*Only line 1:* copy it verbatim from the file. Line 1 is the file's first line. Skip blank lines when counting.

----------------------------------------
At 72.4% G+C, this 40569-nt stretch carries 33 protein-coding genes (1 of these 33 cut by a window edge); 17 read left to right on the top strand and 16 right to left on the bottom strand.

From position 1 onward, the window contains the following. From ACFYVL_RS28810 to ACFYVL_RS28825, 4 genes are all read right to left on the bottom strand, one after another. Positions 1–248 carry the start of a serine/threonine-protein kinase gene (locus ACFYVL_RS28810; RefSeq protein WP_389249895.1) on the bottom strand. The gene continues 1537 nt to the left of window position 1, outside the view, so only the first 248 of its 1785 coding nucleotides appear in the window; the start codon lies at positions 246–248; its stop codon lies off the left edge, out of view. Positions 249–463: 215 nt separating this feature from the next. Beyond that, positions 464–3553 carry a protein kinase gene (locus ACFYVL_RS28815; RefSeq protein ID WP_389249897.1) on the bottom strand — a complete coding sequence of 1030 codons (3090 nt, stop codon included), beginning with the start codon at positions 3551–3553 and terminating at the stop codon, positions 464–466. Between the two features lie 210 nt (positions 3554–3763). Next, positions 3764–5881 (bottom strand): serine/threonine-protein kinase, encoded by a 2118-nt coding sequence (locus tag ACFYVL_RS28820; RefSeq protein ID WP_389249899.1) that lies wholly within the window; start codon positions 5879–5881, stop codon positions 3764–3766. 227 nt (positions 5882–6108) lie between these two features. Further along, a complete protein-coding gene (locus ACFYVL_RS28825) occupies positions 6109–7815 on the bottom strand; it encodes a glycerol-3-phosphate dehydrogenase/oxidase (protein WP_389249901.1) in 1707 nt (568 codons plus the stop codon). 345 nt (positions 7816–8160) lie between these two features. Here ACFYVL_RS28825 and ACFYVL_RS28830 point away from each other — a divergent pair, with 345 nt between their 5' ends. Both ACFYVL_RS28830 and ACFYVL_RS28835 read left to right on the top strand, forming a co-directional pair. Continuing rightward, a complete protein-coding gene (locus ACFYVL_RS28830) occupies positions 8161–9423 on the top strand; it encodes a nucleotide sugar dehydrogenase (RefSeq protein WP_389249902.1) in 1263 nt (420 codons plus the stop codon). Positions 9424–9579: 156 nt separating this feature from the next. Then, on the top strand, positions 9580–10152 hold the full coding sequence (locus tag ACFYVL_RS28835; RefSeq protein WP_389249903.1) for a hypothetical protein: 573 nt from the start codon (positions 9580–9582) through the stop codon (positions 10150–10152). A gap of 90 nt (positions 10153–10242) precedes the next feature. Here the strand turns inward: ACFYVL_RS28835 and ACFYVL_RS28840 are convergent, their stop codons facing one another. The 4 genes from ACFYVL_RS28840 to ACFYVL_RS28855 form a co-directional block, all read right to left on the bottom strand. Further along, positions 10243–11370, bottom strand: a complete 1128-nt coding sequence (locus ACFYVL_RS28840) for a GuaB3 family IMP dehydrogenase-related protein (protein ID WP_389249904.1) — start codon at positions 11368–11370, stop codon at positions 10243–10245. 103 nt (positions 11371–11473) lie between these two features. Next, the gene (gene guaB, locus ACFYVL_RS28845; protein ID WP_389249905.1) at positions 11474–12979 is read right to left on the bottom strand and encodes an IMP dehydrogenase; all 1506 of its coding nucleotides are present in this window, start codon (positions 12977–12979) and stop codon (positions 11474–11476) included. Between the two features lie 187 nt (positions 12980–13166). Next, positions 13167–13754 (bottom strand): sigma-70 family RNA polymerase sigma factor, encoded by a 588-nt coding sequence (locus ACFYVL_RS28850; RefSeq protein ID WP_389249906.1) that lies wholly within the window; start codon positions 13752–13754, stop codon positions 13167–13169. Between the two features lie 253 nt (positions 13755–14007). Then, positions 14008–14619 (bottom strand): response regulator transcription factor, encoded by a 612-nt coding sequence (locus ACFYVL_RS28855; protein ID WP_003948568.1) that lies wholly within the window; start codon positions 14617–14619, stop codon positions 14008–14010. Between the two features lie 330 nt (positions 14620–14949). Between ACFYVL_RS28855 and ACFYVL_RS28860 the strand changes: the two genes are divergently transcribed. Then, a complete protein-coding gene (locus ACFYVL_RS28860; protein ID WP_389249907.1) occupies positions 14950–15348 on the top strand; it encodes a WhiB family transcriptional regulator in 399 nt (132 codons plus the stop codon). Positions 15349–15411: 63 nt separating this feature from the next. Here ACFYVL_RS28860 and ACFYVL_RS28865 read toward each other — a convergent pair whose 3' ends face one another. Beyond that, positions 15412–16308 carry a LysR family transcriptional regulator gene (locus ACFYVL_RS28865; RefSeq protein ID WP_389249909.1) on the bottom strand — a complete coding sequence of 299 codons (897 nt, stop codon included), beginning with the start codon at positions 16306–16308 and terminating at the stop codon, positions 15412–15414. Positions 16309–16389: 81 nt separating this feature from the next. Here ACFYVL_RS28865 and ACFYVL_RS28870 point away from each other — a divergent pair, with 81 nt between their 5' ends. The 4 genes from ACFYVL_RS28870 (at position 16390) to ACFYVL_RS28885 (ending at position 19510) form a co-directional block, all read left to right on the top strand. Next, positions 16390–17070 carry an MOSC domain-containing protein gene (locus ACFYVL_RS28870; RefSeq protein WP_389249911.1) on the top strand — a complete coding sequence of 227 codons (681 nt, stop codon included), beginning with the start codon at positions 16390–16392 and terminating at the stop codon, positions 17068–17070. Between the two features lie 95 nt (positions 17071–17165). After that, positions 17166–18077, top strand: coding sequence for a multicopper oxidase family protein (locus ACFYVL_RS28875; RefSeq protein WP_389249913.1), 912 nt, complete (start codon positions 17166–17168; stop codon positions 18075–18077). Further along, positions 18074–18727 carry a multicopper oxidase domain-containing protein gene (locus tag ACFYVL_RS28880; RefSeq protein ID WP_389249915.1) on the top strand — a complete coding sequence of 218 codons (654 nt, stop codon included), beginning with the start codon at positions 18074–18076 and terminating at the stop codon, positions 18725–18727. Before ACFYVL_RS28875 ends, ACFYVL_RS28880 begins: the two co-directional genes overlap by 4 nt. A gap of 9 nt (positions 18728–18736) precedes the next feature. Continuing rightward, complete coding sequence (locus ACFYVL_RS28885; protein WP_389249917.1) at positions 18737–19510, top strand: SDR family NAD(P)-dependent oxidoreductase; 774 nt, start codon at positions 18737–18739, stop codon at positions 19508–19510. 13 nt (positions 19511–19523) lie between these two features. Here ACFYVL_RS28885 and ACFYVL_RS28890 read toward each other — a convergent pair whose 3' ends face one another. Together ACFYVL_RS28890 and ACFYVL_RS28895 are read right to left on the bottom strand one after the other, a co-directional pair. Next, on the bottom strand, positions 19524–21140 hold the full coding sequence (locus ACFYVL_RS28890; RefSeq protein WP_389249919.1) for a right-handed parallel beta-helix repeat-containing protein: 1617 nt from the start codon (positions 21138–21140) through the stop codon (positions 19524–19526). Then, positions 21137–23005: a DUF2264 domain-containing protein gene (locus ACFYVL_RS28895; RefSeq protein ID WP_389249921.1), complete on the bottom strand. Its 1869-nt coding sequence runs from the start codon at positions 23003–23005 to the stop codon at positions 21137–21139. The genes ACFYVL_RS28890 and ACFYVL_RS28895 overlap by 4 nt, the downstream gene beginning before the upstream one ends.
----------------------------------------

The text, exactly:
At 72.4% G+C, this 40569-nt stretch carries 33 protein-coding genes (1 of these 33 cut by a window edge); 17 read left to right on the top strand and 16 right to left on the bottom strand.